December 27, 2015

"Dr. Spitzer’s remaking of psychiatry began with an early interest in one of the least glamorous and, historically, most ignored corners of the field: measurement."

"In the early 1960s, the field was fighting to sustain its credibility, in large part because diagnoses varied widely from doctor to doctor. For instance, a patient told he was depressed by one doctor might be called anxious or neurotic by another. The field’s diagnostic manual, at the time a pamphlet-like document rooted in Freudian ideas, left wide latitude for the therapist’s judgment. Dr. Spitzer, a rising star at Columbia University, was himself looking for direction, increasingly frustrated with Freudian analysis. A chance meeting with a colleague working on a new edition of the manual — the Diagnostic and Statistical Manual of Mental Disorders, or the D.S.M. for short — led to a job taking notes for the committee debating revisions. There, he became fascinated with reliable means for measuring symptoms and behavior — i.e., assessment.... One of the first behaviors he scrutinized was homosexuality, which at the time was listed in the manual as a mental disorder. Dr. Spitzer, after meeting with gay advocates, began re-examining homosexuality based on whether it caused any measurable distress. The issue was extremely contentious, but in 1973, Dr. Spitzer engineered a deal by which the diagnosis was replaced by 'sexual orientation disturbance,' to describe people whose sexual orientation, gay or straight, caused them distress."

Dr. Robert L. Spitzer died last Friday at the age of 83.


Curious George said...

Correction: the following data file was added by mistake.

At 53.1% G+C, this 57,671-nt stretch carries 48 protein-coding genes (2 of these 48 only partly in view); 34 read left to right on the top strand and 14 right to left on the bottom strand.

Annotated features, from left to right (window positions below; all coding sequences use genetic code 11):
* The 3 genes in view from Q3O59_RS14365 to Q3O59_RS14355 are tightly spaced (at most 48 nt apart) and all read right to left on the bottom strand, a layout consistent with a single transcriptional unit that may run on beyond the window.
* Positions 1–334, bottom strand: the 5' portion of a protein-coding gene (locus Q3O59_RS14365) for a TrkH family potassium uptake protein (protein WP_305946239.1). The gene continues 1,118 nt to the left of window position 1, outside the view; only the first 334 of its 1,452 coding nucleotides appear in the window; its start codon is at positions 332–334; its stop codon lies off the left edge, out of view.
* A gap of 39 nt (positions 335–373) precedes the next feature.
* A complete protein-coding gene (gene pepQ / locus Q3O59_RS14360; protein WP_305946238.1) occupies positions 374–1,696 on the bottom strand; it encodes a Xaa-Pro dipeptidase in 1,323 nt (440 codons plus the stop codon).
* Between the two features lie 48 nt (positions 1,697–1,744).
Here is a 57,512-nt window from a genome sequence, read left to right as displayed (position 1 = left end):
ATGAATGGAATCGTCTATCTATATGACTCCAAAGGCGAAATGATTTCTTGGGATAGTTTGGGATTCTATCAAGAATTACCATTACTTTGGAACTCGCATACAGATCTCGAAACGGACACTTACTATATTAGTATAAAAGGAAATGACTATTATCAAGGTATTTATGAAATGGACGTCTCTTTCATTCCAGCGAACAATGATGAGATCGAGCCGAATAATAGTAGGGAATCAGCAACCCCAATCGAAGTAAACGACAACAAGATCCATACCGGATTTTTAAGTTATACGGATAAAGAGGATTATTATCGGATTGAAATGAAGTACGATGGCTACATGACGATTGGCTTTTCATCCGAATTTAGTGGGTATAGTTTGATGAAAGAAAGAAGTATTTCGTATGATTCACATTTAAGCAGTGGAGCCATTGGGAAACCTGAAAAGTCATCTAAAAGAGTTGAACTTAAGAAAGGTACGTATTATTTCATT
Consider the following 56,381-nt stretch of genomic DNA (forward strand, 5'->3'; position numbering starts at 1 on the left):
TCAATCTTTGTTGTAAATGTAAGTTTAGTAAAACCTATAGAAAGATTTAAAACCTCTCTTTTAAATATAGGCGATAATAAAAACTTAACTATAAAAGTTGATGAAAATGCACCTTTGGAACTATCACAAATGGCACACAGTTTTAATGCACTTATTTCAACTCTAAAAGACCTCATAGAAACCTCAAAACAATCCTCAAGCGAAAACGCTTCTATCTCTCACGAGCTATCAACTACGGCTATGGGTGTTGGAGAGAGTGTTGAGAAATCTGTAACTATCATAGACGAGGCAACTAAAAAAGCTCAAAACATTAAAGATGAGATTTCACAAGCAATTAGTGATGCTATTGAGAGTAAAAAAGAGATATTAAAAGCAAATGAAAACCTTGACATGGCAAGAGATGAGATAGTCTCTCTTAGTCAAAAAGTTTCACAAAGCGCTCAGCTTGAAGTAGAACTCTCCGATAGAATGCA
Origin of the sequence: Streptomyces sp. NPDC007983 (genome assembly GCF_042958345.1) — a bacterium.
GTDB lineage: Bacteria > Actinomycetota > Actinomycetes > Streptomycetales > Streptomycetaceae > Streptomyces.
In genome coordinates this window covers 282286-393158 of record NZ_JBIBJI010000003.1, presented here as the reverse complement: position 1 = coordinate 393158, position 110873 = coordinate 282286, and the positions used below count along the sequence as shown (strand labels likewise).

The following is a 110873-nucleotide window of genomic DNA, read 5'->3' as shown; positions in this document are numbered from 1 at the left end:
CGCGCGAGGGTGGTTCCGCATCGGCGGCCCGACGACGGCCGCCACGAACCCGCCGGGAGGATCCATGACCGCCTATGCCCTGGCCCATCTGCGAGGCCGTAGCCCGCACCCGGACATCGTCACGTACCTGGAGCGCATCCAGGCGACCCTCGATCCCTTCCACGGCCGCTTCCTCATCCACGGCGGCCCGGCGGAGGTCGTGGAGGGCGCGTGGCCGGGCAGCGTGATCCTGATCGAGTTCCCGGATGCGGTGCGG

I thought we already had "gay measurement." Like "totally gay. "Kevin Spacey gay."

Fernandinande said...

re-examining homosexuality based on whether it caused any measurable distress.

By that logic, psychopathy could also be removed since psychopaths aren't bothered by their condition.

"From an evolutionary perspective, we will argue, some of the disorders recognized in standard manuals like DSM-IV may turn out not to be disorders at all. The people who have these conditions don’t have problems; they just cause problems!"

JCC said...

So a condition become a mental disorder dependent upon society's treatment of the outward manifestation (of the condition), and the individual's tolerance for (and reaction to) that treatment?


I mean, that's crazy.

JCC said...

BTW, although tis may not be all that uncommon, we used to sit around the office, browsing through the latest DSM, and fitting the described symptoms to our co-workers and bosses. This was at a police department.

It wasn't all that difficult.

Darrell said...

If the real sciences operated this way, we'd be back to living in huts and caves.

Sammy Finkelman said...

The DSM produced criteria that were reliable (that is, tended to be consistent from evaluator to evaluator, at least over the short run, not necessarily pver a period of decades or between people in different countries) but not valid.

In fact, the criteria for the diffewrent categories or labels were kind of ridicululous for a disease or an assessment of internal functioning. You can't depend on how other people react. That's basically circular reasoning.

In science and statistics, validity is the extent to which a concept,[1] conclusion or measurement is well-founded and corresponds accurately to the real world.

William said...

Who was the first cleric who promulgated the doctrine that burning heretics at the stake was not the fulfillment of God's will?.........You can point to many cases where organized religion got it wrong, and this is supposedly an argument for the utter failure of organized religion. If you point to to the many mistakes of psychiatry, however, and use those mistakes to doubt the validity of Freud's teachings, then you are a know nothing, an ignoramus, and probable climate change denier.